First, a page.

On the sidelines of the annual meeting of the International Monetary Fund (IMF) and the World Bank Group (WBG) in Washington, from October 14 to October 16, Egypt’s Minister of Finance, Mohamed Maait, noted that a total of USD 2.5 billion (EGP 49 billion) is anticipated to flow into Egypt’s economy as a result of the expat customs-free car import initiative.
The initiative allows Egyptians living abroad to have one personal-use vehicle shipped to Egypt without having to pay customs duties or taxes of any kind, including value-added tax (VAT). These exemptions will only last for four months once the draft law is approved by the parliament.
The minister expects more than 500,000 cars to be imported into Egypt, given the total number of Egyptians living abroad. According to governmental figures, there are upwards of 14 million expats, many of which have shown an interest in the initiative.
Cairo hopes the initiative will increase foreign currency reserves, as Egypt’s foreign currency reserves fell to a record lows this year, reaching USD 33.14 billion (EGP 651 billion) at the end of July 2022, compared to USD 44.5 billion (EGP 874 billion) during the 2018/19 fiscal year.
Largely due to investor anxiety triggered by the Russian-Ukrainian conflict and rising interest rates by the United States’ Federal Reserve, the volume of foreign investments exiting Egypt’s economy amounted to USD 17.2 billion (EGP 874 billion) as of July 2022.
Egypt is expecting a 15 percent increase in spending and a 14.5 percent rise in deficit, according to the 2022-2023 budget approved by the parliament this year. Goldman Sachs Group Inc., leading global investment banking, estimates Egypt may need to secure a USD 15 billion (EGP 286 billion) package from the IMF to meet its funding requirements over the next three years.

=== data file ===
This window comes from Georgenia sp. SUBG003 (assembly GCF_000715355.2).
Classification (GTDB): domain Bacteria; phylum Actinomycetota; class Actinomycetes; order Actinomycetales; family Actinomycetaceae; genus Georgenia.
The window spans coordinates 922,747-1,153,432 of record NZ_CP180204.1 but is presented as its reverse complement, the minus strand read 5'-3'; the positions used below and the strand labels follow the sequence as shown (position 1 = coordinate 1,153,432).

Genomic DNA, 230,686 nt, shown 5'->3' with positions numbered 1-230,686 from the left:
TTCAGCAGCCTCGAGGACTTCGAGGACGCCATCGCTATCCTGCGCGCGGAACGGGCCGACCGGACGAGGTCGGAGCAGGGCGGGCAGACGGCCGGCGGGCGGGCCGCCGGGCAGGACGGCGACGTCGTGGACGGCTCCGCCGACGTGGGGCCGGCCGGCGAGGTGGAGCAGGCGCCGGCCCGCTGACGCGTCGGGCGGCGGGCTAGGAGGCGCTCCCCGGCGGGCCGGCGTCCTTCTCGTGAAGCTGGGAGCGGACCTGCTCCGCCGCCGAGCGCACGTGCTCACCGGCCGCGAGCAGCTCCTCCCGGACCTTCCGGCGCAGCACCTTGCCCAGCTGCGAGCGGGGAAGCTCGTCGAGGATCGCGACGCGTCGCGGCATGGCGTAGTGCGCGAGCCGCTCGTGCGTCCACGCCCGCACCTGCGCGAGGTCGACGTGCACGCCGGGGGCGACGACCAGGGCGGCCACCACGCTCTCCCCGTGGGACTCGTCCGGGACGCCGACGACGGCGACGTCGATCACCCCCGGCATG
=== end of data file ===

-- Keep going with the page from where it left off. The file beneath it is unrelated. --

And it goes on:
Egypt’s partnership with its Arab Gulf allies has helped alleviate its funding crisis in light of the Ukraine conflict and the COVID-19 pandemic. In August, the Sovereign Fund of Egypt signed a draft agreement with Saudi Arabia’s Public Investment Fund to launch a new, Egypt-based company – the Saudi Egyptian Investment Company – to attract investments worth USD 10 billion (EGP 194 billion).
Over the past few years, global economic shocks have made it difficult for ordinary Egyptians to manage rising expenses, as the official poverty rate today stands at 29.7 percent, climbing from 27.8 percent in 2015.
The World Bank estimated in 2019 that 60 percent of the population lived below or near the poverty line, which implies that a majority of Egyptians are still economically vulnerable despite the implementation of IMF’s structural and economic policies.